In an old B&B in a sleepy seaside town, we join Annie, her housemate George and their new friend. They’re reeling from the loss of their best friend Mitchell, Tom’s father-figure McNair and the tragic departure of George’s girlfriend, Nina. But with a newborn baby to look after, it’s never been more difficult to live life under-the-radar as a ghost and two werewolves. There are also the vampires to deal with: lurking in every corner of society, waiting for the Old Ones to arrive and take over the world with brutal force. Can they fight them off? And at what cost? One thing becomes clear – the vampires believe that the child of two werewolves is important in their own mythology. Can this little baby really be the saviour of humanity? And what exactly are Cutler’s ‘alternative’ plans for world domination?
(Source: BBC Media Centre)
Cutler’s “human” persona is that of a solicitor, his role before he was turned into a vampire. He still uses this persona to cover up the murderous activities of the vampires. Throughout season 4 he is desperate to be a “history maker”, killing anyone who stands in his way and exploiting others for his own gain. However, he still seems to retain some humanity and it is this that made him such a fascinating character to watch.
“The future’s so bright, I’ve got to wear shades” Zoom in, and there he is, cheeky young (well…relatively) vampire Cutler with his smartphone and constant plotting and scheming. He’s come a long way since the time when he was still a rookie duty solicitor on night shifts. And he’s got ambition. All he wants when the Old Ones write history is that they give him a mention. And a statue. And maybe… Brazil. But is he really destined to become a History Maker? And what’s this obsession he has with werewolves and Hal Yorke?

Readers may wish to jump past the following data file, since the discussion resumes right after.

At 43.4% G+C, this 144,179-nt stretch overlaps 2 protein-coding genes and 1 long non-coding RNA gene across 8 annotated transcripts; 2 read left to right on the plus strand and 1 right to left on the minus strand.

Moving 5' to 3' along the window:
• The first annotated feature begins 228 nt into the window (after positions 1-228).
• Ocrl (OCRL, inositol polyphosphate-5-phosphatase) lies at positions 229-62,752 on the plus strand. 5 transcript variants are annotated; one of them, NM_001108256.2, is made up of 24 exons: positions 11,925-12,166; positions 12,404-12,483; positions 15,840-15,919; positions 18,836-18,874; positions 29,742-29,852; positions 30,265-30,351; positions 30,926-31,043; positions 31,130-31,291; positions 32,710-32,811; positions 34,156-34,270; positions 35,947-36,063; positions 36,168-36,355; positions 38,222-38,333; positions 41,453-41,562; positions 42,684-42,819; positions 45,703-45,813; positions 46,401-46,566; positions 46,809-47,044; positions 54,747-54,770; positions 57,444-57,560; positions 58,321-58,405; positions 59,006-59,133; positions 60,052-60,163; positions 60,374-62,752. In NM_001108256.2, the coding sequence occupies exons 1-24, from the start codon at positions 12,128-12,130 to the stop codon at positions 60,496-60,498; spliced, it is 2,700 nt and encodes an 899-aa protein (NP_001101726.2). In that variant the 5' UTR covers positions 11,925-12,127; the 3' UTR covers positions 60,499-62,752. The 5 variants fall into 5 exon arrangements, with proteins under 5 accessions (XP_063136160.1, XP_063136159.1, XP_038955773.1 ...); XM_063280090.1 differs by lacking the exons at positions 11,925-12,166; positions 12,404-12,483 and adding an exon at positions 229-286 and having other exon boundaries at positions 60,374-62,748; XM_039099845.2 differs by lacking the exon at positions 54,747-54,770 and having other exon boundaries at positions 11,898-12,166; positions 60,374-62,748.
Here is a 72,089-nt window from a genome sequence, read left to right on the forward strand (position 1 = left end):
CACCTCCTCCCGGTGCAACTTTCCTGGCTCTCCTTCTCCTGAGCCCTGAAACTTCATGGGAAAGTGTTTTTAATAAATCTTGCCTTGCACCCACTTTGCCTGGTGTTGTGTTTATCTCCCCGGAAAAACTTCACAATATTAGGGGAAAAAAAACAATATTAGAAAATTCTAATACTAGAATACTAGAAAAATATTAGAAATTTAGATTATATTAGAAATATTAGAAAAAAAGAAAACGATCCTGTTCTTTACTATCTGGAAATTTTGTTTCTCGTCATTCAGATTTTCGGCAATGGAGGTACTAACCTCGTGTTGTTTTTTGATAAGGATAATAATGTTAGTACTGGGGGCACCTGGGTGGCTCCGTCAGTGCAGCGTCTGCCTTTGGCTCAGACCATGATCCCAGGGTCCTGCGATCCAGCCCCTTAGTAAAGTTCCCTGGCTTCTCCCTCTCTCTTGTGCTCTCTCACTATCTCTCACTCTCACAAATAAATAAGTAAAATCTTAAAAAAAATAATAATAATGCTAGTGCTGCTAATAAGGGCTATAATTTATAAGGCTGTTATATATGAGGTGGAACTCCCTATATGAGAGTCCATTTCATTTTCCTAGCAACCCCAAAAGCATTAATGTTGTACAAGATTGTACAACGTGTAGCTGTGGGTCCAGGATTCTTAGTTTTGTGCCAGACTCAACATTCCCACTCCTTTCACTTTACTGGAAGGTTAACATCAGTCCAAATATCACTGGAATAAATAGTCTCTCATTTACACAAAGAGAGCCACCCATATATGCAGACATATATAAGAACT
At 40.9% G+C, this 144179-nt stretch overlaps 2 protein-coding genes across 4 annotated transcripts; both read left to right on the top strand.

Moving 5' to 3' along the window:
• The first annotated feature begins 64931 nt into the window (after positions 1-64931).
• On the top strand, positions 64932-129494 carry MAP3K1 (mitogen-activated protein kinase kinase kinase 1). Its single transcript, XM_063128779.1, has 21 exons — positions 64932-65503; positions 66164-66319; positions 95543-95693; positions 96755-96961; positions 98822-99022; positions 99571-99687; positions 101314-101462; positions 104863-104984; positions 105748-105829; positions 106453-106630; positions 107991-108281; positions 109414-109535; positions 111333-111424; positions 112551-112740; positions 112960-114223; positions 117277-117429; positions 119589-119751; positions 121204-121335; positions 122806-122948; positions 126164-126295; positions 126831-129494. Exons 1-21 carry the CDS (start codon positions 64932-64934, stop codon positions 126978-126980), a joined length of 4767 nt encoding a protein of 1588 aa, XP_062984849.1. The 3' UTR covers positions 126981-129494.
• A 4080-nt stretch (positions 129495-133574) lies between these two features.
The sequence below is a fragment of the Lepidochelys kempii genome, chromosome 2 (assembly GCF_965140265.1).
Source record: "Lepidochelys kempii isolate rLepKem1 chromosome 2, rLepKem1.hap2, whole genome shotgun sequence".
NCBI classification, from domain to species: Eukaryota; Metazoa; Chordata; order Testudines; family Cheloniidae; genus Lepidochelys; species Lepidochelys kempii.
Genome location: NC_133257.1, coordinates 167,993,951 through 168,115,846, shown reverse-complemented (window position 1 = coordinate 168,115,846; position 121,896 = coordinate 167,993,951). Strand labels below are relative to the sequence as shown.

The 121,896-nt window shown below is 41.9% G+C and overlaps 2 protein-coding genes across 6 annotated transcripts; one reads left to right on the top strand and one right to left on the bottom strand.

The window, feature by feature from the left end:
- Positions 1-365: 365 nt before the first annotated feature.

Toby Whithouse and his crew keep us guessing for quite some time. Cutler (his first name remains a mystery until episode 7 “Making History”) appears out of nowhere, armed with a confidence that makes you wonder whether there might be more to him than meets the eye.
“Have we got enough crossbows and catapults? Only we’re clearly going for a medieval vibe, so I just want to check we’ve got the right props.”
He does have a crafty way with words, this young vampire. His tools are eloquence and sarcasm, combined with a wide range of facial expressions. And then there’s his phone, attached to his hand like he was born cradling it – not your average prop for a vampire. Cutler’s well adapted to the 21st century and its gadgets, making the most of Twitter and YouTube. He also has a liking for flashy suits and crispy clean shirts that in some magical way never once get bloodstained during the kerfuffle of Season 4. Admittedly, his shirt sleeves are usually too short (but then he’s always overreaching), and he’s clearly more comfortable when he’s not wearing a tie.